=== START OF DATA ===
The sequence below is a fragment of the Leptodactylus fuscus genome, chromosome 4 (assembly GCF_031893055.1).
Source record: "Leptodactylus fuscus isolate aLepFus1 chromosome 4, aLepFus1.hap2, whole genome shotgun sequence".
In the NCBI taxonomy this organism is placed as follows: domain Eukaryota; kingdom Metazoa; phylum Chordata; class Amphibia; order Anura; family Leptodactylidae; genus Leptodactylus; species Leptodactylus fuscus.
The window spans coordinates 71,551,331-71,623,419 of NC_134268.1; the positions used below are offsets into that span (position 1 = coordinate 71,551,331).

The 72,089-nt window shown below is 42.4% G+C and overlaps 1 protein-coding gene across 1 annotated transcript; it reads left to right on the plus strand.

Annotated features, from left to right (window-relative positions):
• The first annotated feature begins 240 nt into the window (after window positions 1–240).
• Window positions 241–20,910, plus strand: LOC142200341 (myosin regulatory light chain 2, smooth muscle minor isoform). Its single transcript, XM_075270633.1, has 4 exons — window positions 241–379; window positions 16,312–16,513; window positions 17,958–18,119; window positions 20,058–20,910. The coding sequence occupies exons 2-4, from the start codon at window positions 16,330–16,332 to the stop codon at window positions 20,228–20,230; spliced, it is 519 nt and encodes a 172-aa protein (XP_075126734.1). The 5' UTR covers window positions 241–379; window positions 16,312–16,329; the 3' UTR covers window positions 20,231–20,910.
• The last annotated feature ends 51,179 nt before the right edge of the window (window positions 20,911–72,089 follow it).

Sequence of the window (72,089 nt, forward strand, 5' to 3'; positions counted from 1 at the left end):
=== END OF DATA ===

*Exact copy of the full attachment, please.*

The sequence below is a fragment of the Leptodactylus fuscus genome, chromosome 4 (assembly GCF_031893055.1).
Source record: "Leptodactylus fuscus isolate aLepFus1 chromosome 4, aLepFus1.hap2, whole genome shotgun sequence".
In the NCBI taxonomy this organism is placed as follows: domain Eukaryota; kingdom Metazoa; phylum Chordata; class Amphibia; order Anura; family Leptodactylidae; genus Leptodactylus; species Leptodactylus fuscus.
The window spans coordinates 71,551,331-71,623,419 of NC_134268.1; the positions used below are offsets into that span (position 1 = coordinate 71,551,331).

The 72,089-nt window shown below is 42.4% G+C and overlaps 1 protein-coding gene across 1 annotated transcript; it reads left to right on the plus strand.

Annotated features, from left to right (window-relative positions):
• The first annotated feature begins 240 nt into the window (after window positions 1–240).
• Window positions 241–20,910, plus strand: LOC142200341 (myosin regulatory light chain 2, smooth muscle minor isoform). Its single transcript, XM_075270633.1, has 4 exons — window positions 241–379; window positions 16,312–16,513; window positions 17,958–18,119; window positions 20,058–20,910. The coding sequence occupies exons 2-4, from the start codon at window positions 16,330–16,332 to the stop codon at window positions 20,228–20,230; spliced, it is 519 nt and encodes a 172-aa protein (XP_075126734.1). The 5' UTR covers window positions 241–379; window positions 16,312–16,329; the 3' UTR covers window positions 20,231–20,910.
• The last annotated feature ends 51,179 nt before the right edge of the window (window positions 20,911–72,089 follow it).

Sequence of the window (72,089 nt, forward strand, 5' to 3'; positions counted from 1 at the left end):